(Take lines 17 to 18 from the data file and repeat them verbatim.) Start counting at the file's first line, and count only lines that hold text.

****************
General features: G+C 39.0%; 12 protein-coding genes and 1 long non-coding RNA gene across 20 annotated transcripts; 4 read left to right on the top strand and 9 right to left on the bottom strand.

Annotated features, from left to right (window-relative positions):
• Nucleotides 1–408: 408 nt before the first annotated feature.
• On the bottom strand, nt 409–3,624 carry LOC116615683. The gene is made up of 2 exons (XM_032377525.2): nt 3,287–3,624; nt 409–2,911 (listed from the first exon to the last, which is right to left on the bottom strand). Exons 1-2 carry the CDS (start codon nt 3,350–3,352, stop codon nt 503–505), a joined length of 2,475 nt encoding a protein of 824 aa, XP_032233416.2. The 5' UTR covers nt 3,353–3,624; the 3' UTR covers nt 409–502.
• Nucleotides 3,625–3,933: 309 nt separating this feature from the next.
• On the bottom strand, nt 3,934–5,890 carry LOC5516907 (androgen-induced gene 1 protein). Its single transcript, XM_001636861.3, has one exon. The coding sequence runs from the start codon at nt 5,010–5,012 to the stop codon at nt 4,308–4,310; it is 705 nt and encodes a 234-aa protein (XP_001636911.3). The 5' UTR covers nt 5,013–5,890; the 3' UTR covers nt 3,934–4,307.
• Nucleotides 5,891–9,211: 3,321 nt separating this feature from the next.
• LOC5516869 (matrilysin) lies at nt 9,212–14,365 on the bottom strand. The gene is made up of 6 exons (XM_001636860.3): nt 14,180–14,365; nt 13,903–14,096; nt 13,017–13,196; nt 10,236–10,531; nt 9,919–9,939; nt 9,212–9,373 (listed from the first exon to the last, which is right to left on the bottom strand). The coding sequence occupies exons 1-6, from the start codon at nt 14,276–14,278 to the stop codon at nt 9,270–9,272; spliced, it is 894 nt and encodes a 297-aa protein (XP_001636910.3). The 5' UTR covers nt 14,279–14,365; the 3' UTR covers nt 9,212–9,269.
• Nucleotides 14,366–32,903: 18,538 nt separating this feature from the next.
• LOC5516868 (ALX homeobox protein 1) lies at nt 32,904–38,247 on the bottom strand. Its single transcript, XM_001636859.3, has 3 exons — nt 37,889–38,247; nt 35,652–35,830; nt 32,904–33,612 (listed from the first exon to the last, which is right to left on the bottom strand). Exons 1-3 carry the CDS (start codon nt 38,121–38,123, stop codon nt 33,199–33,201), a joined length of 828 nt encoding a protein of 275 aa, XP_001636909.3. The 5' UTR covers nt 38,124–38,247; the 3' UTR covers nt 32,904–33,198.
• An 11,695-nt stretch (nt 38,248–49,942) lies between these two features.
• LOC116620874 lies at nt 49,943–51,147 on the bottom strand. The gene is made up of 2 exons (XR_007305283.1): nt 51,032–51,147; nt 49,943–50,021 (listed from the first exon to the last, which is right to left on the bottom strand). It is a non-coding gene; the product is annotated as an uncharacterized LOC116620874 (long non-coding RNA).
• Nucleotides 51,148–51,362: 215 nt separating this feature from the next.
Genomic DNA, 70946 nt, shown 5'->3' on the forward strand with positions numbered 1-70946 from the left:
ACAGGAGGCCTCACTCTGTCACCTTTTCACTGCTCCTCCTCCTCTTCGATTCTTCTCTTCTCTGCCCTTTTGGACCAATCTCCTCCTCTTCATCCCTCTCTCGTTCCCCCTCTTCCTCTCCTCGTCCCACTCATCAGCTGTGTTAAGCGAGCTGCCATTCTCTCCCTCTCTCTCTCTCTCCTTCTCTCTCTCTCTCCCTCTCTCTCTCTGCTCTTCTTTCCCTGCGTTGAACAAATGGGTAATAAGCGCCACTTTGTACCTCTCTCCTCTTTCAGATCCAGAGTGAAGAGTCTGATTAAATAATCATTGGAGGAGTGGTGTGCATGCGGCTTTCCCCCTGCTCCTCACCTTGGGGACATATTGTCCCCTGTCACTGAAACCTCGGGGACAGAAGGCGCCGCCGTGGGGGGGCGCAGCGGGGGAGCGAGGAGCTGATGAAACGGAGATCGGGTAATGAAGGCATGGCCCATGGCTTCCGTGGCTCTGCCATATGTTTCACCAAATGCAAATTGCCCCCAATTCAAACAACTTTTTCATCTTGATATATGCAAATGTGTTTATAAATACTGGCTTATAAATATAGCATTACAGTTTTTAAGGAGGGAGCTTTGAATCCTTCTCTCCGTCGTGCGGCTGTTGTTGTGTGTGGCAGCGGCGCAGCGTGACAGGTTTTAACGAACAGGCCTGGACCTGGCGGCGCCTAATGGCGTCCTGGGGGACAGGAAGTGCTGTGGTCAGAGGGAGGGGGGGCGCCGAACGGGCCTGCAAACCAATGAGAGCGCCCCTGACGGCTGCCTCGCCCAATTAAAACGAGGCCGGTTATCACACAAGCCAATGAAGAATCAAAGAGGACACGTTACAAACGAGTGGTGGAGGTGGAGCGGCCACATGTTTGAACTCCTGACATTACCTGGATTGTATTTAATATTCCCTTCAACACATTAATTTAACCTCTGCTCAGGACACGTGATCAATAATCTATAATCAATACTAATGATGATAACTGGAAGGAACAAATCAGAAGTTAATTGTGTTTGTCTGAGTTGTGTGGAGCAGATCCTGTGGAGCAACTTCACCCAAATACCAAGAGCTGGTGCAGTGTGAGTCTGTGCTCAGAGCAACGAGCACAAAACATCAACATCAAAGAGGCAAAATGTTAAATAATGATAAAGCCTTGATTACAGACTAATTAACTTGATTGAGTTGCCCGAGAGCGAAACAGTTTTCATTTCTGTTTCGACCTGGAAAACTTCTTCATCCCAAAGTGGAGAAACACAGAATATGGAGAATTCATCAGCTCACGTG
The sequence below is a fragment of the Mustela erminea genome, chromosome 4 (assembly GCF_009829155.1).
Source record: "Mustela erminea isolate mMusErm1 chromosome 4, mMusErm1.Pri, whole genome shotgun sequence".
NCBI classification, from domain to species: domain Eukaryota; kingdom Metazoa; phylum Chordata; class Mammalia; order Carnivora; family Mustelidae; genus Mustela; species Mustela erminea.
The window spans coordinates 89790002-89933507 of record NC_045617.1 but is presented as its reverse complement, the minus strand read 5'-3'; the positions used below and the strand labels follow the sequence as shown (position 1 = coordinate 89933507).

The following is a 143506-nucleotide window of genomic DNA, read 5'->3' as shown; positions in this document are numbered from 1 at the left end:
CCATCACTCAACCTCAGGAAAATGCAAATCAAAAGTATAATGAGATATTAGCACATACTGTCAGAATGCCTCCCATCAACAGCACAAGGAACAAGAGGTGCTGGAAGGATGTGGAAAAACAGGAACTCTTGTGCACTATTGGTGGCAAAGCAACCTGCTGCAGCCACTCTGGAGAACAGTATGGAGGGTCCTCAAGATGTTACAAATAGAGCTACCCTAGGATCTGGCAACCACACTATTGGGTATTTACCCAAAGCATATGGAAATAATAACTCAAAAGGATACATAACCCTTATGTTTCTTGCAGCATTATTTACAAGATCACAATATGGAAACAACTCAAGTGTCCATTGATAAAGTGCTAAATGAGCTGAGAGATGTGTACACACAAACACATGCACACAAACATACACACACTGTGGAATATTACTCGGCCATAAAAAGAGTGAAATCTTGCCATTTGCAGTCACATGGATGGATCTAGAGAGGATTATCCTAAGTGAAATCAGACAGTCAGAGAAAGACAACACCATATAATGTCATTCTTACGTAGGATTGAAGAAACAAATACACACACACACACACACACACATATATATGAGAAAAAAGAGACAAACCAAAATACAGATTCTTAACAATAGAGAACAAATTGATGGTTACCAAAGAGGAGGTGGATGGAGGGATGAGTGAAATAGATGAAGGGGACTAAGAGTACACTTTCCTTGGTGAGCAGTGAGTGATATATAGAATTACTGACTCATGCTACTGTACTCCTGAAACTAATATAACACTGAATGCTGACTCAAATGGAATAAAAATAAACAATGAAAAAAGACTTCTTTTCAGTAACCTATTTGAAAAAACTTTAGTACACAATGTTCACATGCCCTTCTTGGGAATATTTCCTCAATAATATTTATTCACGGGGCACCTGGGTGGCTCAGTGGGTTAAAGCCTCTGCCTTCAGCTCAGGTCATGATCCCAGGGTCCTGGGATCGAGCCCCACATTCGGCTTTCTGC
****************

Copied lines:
Source record: "Mustela erminea isolate mMusErm1 chromosome 4, mMusErm1.Pri, whole genome shotgun sequence".
NCBI classification, from domain to species: domain Eukaryota; kingdom Metazoa; phylum Chordata; class Mammalia; order Carnivora; family Mustelidae; genus Mustela; species Mustela erminea.